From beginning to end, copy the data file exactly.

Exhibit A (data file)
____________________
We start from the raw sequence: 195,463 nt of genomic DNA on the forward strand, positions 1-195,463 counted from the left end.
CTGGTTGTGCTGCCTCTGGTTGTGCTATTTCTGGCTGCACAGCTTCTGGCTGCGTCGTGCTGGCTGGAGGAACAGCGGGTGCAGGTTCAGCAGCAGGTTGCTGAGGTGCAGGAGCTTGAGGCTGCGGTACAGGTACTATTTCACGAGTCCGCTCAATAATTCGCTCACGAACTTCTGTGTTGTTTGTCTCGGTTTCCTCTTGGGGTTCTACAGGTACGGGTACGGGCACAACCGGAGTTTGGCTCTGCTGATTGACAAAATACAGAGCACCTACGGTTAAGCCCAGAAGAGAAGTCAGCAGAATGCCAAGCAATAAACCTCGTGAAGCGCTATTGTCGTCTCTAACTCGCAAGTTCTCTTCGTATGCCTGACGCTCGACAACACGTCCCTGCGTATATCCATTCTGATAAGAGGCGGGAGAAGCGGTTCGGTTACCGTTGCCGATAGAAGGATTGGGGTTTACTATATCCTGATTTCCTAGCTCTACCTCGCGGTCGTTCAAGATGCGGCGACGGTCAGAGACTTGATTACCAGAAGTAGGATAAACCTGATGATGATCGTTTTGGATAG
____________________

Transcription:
We start from the raw sequence: 195,463 nt of genomic DNA on the forward strand, positions 1-195,463 counted from the left end.
CTGGTTGTGCTGCCTCTGGTTGTGCTATTTCTGGCTGCACAGCTTCTGGCTGCGTCGTGCTGGCTGGAGGAACAGCGGGTGCAGGTTCAGCAGCAGGTTGCTGAGGTGCAGGAGCTTGAGGCTGCGGTACAGGTACTATTTCACGAGTCCGCTCAATAATTCGCTCACGAACTTCTGTGTTGTTTGTCTCGGTTTCCTCTTGGGGTTCTACAGGTACGGGTACGGGCACAACCGGAGTTTGGCTCTGCTGATTGACAAAATACAGAGCACCTACGGTTAAGCCCAGAAGAGAAGTCAGCAGAATGCCAAGCAATAAACCTCGTGAAGCGCTATTGTCGTCTCTAACTCGCAAGTTCTCTTCGTATGCCTGACGCTCGACAACACGTCCCTGCGTATATCCATTCTGATAAGAGGCGGGAGAAGCGGTTCGGTTACCGTTGCCGATAGAAGGATTGGGGTTTACTATATCCTGATTTCCTAGCTCTACCTCGCGGTCGTTCAAGATGCGGCGACGGTCAGAGACTTGATTACCAGAAGTAGGATAAACCTGATGATGATCGTTTTGGATAG